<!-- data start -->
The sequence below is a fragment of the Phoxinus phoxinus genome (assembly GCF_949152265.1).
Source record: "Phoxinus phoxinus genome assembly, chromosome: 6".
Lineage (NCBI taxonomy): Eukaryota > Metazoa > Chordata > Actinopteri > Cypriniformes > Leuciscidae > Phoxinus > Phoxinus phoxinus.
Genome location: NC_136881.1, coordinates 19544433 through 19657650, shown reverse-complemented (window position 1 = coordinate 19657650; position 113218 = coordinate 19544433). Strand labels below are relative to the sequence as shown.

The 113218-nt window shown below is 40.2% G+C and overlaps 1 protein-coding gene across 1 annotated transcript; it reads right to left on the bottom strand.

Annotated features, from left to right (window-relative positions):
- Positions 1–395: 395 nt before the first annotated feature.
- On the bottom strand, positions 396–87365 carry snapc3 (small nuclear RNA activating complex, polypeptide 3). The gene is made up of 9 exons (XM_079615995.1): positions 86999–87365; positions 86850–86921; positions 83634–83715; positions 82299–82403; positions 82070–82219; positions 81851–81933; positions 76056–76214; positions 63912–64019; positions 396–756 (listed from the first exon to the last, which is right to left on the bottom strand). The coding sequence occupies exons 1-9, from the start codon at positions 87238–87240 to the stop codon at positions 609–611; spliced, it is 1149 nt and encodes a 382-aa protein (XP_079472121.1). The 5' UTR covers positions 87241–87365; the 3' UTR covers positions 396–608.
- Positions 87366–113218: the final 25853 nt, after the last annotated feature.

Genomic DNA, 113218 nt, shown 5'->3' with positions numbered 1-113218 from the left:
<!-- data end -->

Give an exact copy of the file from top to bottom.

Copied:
The sequence below is a fragment of the Phoxinus phoxinus genome (assembly GCF_949152265.1).
Source record: "Phoxinus phoxinus genome assembly, chromosome: 6".
Lineage (NCBI taxonomy): Eukaryota > Metazoa > Chordata > Actinopteri > Cypriniformes > Leuciscidae > Phoxinus > Phoxinus phoxinus.
Genome location: NC_136881.1, coordinates 19544433 through 19657650, shown reverse-complemented (window position 1 = coordinate 19657650; position 113218 = coordinate 19544433). Strand labels below are relative to the sequence as shown.

The 113218-nt window shown below is 40.2% G+C and overlaps 1 protein-coding gene across 1 annotated transcript; it reads right to left on the bottom strand.

Annotated features, from left to right (window-relative positions):
- Positions 1–395: 395 nt before the first annotated feature.
- On the bottom strand, positions 396–87365 carry snapc3 (small nuclear RNA activating complex, polypeptide 3). The gene is made up of 9 exons (XM_079615995.1): positions 86999–87365; positions 86850–86921; positions 83634–83715; positions 82299–82403; positions 82070–82219; positions 81851–81933; positions 76056–76214; positions 63912–64019; positions 396–756 (listed from the first exon to the last, which is right to left on the bottom strand). The coding sequence occupies exons 1-9, from the start codon at positions 87238–87240 to the stop codon at positions 609–611; spliced, it is 1149 nt and encodes a 382-aa protein (XP_079472121.1). The 5' UTR covers positions 87241–87365; the 3' UTR covers positions 396–608.
- Positions 87366–113218: the final 25853 nt, after the last annotated feature.

Genomic DNA, 113218 nt, shown 5'->3' with positions numbered 1-113218 from the left: